Interesting times these for London architecture. While eyes remain transfixed by Lord Richnorm Rogfoster’s kiss-my-glass office spaces, and ears prick at the frustrated shriek of a dozen would-be skyscrapers unable to move from blueprint to footprint, a quiet revolution seems to be going on at grassroots.
The world of architecture is opening up to us all.
It begins, for many, with Open House weekend. Those glorious two days in September when London unbolts its private buildings for all to explore, at no charge. The queues get longer every year.
That groundswell of interest was recently given a permanent locus with the opening of the Building Centre’s New London Architecture exhibition. Again, it’s free, and worth visiting regularly thanks to changing displays, and the showpiece scale model of London.
And to keep the momentum going, each week Time Out lists a small pack of public lectures and exhibitions, usually free and often well attended.
Amidst this fresh interest comes a new generation of architects who want their creations to be interesting yet people-friendly. At their vanguard is David Adjaye, whose cutting-edge designs have been popping up all over London, though particularly in the East End.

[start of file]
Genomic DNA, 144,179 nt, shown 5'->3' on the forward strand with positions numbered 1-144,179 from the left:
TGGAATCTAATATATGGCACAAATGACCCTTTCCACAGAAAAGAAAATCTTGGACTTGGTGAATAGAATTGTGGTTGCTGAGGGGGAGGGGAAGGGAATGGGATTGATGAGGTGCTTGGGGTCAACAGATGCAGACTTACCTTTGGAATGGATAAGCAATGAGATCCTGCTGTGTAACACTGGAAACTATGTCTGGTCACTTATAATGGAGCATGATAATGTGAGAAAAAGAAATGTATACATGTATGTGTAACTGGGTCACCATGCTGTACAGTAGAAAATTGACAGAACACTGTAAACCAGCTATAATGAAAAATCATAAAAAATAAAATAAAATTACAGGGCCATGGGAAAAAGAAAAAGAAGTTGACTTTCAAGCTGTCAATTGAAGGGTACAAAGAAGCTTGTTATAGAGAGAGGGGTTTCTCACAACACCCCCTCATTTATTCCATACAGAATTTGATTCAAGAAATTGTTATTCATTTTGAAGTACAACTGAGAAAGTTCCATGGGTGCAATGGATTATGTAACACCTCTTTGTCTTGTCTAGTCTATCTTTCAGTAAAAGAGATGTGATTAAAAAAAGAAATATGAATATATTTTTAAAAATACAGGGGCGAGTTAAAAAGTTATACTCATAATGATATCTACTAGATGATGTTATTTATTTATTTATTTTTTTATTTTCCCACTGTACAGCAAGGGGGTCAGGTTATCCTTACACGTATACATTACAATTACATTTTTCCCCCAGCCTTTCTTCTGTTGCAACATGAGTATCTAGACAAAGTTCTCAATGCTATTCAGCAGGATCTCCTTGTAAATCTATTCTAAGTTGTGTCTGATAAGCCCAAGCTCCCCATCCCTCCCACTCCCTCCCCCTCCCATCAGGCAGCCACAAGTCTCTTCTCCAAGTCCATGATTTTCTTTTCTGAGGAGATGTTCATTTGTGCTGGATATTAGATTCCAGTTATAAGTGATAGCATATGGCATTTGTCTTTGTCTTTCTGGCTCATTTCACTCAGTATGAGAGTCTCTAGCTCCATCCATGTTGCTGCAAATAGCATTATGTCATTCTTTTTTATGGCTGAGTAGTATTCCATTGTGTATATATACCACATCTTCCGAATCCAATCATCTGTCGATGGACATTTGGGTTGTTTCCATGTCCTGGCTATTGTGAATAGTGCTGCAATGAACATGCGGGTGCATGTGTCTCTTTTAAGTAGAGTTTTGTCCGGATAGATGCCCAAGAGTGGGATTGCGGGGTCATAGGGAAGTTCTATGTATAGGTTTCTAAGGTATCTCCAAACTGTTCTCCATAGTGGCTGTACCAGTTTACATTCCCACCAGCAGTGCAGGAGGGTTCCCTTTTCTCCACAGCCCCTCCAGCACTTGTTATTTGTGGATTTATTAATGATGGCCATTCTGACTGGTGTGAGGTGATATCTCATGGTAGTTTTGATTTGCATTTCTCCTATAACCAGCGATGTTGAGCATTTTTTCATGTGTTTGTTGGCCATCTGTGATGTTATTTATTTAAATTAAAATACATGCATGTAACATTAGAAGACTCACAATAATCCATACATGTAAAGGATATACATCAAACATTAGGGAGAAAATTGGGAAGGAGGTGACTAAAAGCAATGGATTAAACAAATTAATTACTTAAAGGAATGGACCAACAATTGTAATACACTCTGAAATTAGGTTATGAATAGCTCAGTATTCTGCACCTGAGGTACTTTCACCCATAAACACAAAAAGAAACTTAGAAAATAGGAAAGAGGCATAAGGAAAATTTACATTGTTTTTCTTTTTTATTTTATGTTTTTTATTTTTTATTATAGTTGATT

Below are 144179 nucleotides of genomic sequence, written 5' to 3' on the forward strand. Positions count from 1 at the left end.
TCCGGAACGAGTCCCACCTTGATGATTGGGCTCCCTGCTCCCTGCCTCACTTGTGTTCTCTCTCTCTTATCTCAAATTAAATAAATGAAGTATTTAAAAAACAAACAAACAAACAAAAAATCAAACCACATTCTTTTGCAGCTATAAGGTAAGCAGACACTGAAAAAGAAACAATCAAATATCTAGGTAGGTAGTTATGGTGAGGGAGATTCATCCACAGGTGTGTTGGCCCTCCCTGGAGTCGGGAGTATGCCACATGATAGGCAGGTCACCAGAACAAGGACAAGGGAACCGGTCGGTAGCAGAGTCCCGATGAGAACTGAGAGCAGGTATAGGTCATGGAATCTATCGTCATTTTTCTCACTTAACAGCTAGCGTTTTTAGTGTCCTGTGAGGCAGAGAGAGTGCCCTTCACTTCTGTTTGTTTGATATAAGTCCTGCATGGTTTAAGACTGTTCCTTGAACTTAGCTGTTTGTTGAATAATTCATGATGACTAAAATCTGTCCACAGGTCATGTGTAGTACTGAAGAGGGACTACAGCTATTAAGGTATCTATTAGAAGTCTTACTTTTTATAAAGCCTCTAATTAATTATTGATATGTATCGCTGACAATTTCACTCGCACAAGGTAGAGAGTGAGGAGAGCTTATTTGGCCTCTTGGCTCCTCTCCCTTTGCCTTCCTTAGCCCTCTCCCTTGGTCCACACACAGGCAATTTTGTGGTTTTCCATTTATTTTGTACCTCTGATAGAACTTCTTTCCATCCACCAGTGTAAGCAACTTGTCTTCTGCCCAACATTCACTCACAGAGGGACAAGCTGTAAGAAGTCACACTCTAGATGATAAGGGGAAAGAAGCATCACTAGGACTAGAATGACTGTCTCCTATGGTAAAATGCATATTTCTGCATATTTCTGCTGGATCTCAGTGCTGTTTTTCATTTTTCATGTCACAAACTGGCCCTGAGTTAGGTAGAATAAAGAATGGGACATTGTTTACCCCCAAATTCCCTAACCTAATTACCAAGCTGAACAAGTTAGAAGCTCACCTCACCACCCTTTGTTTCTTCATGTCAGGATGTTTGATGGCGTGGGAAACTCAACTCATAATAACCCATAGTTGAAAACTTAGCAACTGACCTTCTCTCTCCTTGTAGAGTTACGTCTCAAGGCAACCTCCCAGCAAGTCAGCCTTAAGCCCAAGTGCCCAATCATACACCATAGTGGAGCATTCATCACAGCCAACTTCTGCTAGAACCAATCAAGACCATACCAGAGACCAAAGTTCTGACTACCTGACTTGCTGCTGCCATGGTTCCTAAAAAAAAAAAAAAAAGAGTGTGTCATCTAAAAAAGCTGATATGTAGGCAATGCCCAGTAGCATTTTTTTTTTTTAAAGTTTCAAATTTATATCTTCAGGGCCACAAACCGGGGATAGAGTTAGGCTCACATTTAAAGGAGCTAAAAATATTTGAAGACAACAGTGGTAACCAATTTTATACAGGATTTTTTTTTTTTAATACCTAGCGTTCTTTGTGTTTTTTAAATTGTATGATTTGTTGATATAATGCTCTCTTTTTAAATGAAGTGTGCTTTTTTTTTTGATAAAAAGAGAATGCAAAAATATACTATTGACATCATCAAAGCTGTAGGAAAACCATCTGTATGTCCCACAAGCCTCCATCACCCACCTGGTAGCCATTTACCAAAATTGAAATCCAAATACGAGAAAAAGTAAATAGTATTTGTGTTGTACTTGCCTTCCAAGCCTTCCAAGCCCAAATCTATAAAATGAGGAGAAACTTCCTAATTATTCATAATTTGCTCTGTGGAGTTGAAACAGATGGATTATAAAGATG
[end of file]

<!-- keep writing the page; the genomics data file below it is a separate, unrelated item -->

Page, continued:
His most famous contribution is the Idea Store, which not only sets new benchmarks of building design, but also invents a tartan for the 21st century. The Idea Store is one of a series of bright, bold new buildings across Tower Hamlets that sex-up the concept of going to the library.
This and other works by Adjaye are being showcased at a new exhibition in the nearby Whitechapel Art Gallery.
Models, drawings and films show the evolution of ten major public buildings, focusing on areas of learning, community, contemporary art and housing. They include the 2005 Venice Biennale pavilion, the Nobel Peace Center in Oslo and the new Idea Stores in East London.
All good stuff, and we’re going to make sure we pay a visit before March 26, when the exhibition closes.
Rising star though he is, one thing that does not set Adjaye apart from his peers is his practice’s web site. It’s full of the usual flash frames and limited information that blight his profession’s cyber-presence. Perhaps that’s a good thing. It means you have to go and ‘engage’ with his buildings in person if you want to find out more.